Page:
John Calvin, Commentaries

No God? No meaning?

Hitchens - meaningWe can all get what the late Christopher Hitchens is complaining about here.  The claim that without God, life has no meaning.  There was certainly a lot in his life that must have given him meaning.  There’s a lot in all our lives, regardless of what we believe, that gives meaning.  We ought to be careful not to denigrate what others find makes their lives worth living.

But is that what is meant when we, as believers, say that without God there is no meaning to life?  No, it’s not.  Finding satisfaction in friendships, experience of love, good books doesn’t require belief in God for us.  If you believe that scoring more touchdowns than anyone else gives your life meaning, then it can give someone subjective meaning to their lives.  If you score more touchdowns than anybody, it will indeed give you meaning.  Subjective meaning, though.  That is, the meaning that we ourselves give to our lives.

But without God, that’s the only type of meaning we’ll ever have.  To have objective meaning, you need something outside, larger, and greater than yourself.  Without God, the only meaning or purpose in the universe in that which we assign it ourselves.  Without God, our lives are puffs of vapour that will only have the meaning we attach to them.  Without God, our world and all history is not – can not – be headed in any direction.  Without God, we’re left making good things (friendship, love, irony, humour, parenthood, literature, music, battling for the liberation of others…) into ultimate things.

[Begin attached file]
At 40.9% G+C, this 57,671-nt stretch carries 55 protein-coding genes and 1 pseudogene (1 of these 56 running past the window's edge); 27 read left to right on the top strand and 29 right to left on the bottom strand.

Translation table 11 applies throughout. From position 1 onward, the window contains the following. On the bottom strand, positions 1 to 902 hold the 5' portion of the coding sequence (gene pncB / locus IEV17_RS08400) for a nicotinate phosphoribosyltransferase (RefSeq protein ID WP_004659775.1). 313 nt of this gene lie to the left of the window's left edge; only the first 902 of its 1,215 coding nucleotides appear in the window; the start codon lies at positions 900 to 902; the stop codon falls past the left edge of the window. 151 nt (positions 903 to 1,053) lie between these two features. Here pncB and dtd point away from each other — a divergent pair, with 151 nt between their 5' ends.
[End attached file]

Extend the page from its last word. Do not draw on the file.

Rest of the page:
And it’s in that way, that without God – objective meaning evades us.

 

“…there is actually no such thing as atheism… Everybody worships…”

David Foster WallaceI’ve been trying to read through Infinite Jest, David’s Foster Wallace’s influential novel.  (I say trying because it’s nearly 1000 pages and, honestly, I don’t know if I’ll make it through.)  The insights he had though, before his tragic suicide, were very important for understanding ourselves and our faith or lack thereof.

Wallace was not a person of faith.  But he many helpful things to say about the nature of faith.  Maybe most importantly, is that he contends that is no such thing as “no faith”.  This may be surprising because we’re hearing about “nones” all the time, those who claim to have no faith or religious beliefs.  We may meet people who say they don’t believe in God or say they are atheist.

But is there really such a thing?  Wallace pushes back on supposed lack of belief.  In an influential commencement address he challenged the grads to look at what they truly worship in their lives.  Far from being godless, we all have ‘gods’ – those things that we choose to place our hope in and worship.

Because here’s something else that’s weird but true: in the day-to-day trenches of adult life, there is actually no such thing as atheism. There is no such thing as not worshipping. Everybody worships. The only choice we get is what to worship. And the compelling reason for maybe choosing some sort of god or spiritual-type thing to worship—be it JC or Allah, be it YHWH or the Wiccan Mother Goddess, or the Four Noble Truths, or some inviolable set of ethical principles—is that pretty much anything else you worship will eat you alive. If you worship money and things, if they are where you tap real meaning in life, then you will never have enough, never feel you have enough. It’s the truth. Worship your body and beauty and sexual allure and you will always feel ugly. And when time and age start showing, you will die a million deaths before they finally grieve you. On one level, we all know this stuff already. It’s been codified as myths, proverbs, clichés, epigrams, parables; the skeleton of every great story. The whole trick is keeping the truth up front in daily consciousness.